VML Contact: Janet Areson, firstname.lastname@example.org
Alternative custody group meets in Richmond
Addressing the impact of transportation and custody of individuals subject to a temporary detention order (TDO) or emergency custody order (ECO) due to a behavioral health crisis was a major issue during the 2022 General Assembly Session. Specifically, legislators tried to find ways to ease the pressure on local police and sheriffs, whose officers have been spending not just hours, but days sitting with individuals in hospital emergency rooms while awaiting evaluation and referral to treatment. In addition to the time spent waiting in emergency rooms, local police and sheriffs lose time transporting individuals for placement, the location of which may be across the state from the community.
A study of alternative custody options was created out of 2022 legislation. This workgroup has now met twice in Richmond and will continue to meet through the summer, with recommendations due in the fall.
The workgroup has been seeking to understand current ECO and TDO processes and Code of Virginia requirements and how magistrates, local law enforcement, and potential alternative transportation or custody providers navigate this process and Code requirements. As usual, there are no easy answers.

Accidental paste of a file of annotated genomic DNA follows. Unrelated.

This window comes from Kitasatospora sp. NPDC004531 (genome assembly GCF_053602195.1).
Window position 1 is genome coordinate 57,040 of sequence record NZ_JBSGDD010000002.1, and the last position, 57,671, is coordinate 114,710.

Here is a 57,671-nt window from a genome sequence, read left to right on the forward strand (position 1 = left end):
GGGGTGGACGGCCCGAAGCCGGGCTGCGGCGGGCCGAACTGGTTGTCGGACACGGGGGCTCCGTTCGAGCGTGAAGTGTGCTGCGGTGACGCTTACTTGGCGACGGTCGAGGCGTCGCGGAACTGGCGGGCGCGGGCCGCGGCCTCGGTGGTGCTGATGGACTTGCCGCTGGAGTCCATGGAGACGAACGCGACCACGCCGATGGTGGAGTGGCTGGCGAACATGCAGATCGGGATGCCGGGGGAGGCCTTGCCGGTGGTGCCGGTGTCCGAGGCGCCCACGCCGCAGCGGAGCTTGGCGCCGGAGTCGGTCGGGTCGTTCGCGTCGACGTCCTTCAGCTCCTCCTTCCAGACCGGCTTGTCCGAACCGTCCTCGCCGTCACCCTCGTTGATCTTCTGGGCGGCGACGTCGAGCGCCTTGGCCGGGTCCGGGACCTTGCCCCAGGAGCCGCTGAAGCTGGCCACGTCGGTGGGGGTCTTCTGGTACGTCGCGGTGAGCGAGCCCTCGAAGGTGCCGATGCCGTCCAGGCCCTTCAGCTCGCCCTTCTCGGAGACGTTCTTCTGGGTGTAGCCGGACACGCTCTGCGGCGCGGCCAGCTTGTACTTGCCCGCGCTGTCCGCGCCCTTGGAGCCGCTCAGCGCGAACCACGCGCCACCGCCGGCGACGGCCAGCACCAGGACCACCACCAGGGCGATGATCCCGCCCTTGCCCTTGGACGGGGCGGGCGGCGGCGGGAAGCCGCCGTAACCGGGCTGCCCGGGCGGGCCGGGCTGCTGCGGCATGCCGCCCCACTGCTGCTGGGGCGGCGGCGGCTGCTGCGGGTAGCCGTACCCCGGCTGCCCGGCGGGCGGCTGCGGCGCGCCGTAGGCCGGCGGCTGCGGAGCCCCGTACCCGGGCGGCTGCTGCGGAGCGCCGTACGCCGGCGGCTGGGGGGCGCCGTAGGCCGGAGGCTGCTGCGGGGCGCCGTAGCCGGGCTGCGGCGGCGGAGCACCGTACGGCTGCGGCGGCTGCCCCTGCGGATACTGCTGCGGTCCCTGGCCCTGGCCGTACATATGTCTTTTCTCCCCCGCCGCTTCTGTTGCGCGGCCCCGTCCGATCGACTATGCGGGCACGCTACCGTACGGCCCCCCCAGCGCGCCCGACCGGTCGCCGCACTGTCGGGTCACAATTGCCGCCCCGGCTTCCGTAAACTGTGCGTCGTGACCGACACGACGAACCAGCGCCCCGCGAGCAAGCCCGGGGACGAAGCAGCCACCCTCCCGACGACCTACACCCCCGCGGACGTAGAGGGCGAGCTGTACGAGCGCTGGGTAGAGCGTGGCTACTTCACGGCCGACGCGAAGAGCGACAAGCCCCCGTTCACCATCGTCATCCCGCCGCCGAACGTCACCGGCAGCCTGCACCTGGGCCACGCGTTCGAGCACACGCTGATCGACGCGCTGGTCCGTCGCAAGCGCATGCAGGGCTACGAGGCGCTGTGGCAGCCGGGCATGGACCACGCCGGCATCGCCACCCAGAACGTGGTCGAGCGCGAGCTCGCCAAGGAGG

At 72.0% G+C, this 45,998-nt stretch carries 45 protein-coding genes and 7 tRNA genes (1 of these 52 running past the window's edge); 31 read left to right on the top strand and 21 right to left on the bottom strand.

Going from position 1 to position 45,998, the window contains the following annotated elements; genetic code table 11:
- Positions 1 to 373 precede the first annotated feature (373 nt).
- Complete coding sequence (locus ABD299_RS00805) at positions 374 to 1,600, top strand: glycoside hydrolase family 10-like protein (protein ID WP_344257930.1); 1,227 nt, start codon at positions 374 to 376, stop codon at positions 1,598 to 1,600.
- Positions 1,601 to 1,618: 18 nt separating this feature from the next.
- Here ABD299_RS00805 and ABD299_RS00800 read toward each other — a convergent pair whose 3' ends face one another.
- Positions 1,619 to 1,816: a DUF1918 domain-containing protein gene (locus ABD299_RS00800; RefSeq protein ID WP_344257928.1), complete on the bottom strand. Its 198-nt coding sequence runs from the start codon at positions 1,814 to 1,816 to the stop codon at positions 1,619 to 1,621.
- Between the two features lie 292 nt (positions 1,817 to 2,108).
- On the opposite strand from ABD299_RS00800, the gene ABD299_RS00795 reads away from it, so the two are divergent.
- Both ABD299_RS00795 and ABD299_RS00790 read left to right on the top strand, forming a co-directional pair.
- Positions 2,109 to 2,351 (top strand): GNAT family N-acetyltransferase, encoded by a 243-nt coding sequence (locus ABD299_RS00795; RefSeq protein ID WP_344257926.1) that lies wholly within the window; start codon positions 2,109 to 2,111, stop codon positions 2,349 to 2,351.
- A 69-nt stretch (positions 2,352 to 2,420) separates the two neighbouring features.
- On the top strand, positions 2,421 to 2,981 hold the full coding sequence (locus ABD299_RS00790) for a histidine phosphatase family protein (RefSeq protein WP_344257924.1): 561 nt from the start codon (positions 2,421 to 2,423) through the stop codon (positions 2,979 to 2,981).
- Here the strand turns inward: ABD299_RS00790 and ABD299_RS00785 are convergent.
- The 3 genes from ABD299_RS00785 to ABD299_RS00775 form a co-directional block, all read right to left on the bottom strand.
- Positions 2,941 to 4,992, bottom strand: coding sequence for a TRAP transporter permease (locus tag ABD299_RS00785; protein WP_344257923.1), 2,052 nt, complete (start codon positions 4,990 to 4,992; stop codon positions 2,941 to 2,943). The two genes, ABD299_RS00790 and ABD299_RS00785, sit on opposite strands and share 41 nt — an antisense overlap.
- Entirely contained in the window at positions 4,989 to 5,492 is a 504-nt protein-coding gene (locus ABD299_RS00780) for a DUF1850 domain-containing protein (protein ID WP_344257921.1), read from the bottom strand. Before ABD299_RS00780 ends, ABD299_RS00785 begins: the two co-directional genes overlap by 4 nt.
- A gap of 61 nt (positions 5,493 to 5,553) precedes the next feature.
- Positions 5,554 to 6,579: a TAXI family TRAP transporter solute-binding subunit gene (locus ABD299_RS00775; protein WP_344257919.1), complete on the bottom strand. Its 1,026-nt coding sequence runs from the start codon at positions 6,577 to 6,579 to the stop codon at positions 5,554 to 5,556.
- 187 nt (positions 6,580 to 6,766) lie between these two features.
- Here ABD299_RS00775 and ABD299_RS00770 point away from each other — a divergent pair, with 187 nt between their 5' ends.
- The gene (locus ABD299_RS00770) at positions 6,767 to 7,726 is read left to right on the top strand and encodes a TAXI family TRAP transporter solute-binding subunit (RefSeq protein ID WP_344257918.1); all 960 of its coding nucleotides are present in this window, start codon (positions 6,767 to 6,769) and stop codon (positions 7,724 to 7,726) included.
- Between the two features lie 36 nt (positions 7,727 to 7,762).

The workgroup has heard presentations from police, sheriffs, and state staff from the executive and judicial branches about the issues to be addressed with custody and transportation and Code requirements and how other states are responding to similar issues with emergency room waits and inadequate treatment beds for those in crisis. At the July 12 meeting, members heard about a pilot between the Department of Behavioral Health and Developmental Services and Carillion to create a psychiatric emergency program that focuses on rapid evaluation, stabilization, case management discharge planning and placement as needed. The pilot has experienced success in diverting people from in-patient placement. Other states have had similar success with dedicated psychiatric emergency rooms.
The workgroup also heard about the opportunities and challenges that have transpired as a result of contracts between private providers and individual hospitals in North Carolina and Georgia where security staff trained in verbal intervention and de-escalation help safely serve individuals in crisis who are referred to behavioral health emergency rooms.